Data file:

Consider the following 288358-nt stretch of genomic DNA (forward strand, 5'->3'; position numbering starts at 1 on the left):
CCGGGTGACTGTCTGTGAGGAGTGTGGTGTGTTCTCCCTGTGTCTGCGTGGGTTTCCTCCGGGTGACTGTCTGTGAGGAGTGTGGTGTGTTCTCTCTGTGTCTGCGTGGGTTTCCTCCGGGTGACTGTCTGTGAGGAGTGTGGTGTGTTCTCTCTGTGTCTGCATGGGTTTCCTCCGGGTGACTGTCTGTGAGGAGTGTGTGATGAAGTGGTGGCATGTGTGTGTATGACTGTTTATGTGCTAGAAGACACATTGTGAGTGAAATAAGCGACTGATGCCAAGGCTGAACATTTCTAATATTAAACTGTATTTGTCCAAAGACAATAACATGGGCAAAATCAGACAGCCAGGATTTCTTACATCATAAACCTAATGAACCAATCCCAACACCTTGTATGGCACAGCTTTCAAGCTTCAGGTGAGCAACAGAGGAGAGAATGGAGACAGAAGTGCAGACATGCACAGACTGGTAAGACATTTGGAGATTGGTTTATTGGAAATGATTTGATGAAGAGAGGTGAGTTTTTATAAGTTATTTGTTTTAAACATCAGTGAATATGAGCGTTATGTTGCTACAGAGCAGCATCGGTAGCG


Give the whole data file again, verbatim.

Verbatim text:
Consider the following 288358-nt stretch of genomic DNA (forward strand, 5'->3'; position numbering starts at 1 on the left):
CCGGGTGACTGTCTGTGAGGAGTGTGGTGTGTTCTCCCTGTGTCTGCGTGGGTTTCCTCCGGGTGACTGTCTGTGAGGAGTGTGGTGTGTTCTCTCTGTGTCTGCGTGGGTTTCCTCCGGGTGACTGTCTGTGAGGAGTGTGGTGTGTTCTCTCTGTGTCTGCATGGGTTTCCTCCGGGTGACTGTCTGTGAGGAGTGTGTGATGAAGTGGTGGCATGTGTGTGTATGACTGTTTATGTGCTAGAAGACACATTGTGAGTGAAATAAGCGACTGATGCCAAGGCTGAACATTTCTAATATTAAACTGTATTTGTCCAAAGACAATAACATGGGCAAAATCAGACAGCCAGGATTTCTTACATCATAAACCTAATGAACCAATCCCAACACCTTGTATGGCACAGCTTTCAAGCTTCAGGTGAGCAACAGAGGAGAGAATGGAGACAGAAGTGCAGACATGCACAGACTGGTAAGACATTTGGAGATTGGTTTATTGGAAATGATTTGATGAAGAGAGGTGAGTTTTTATAAGTTATTTGTTTTAAACATCAGTGAATATGAGCGTTATGTTGCTACAGAGCAGCATCGGTAGCG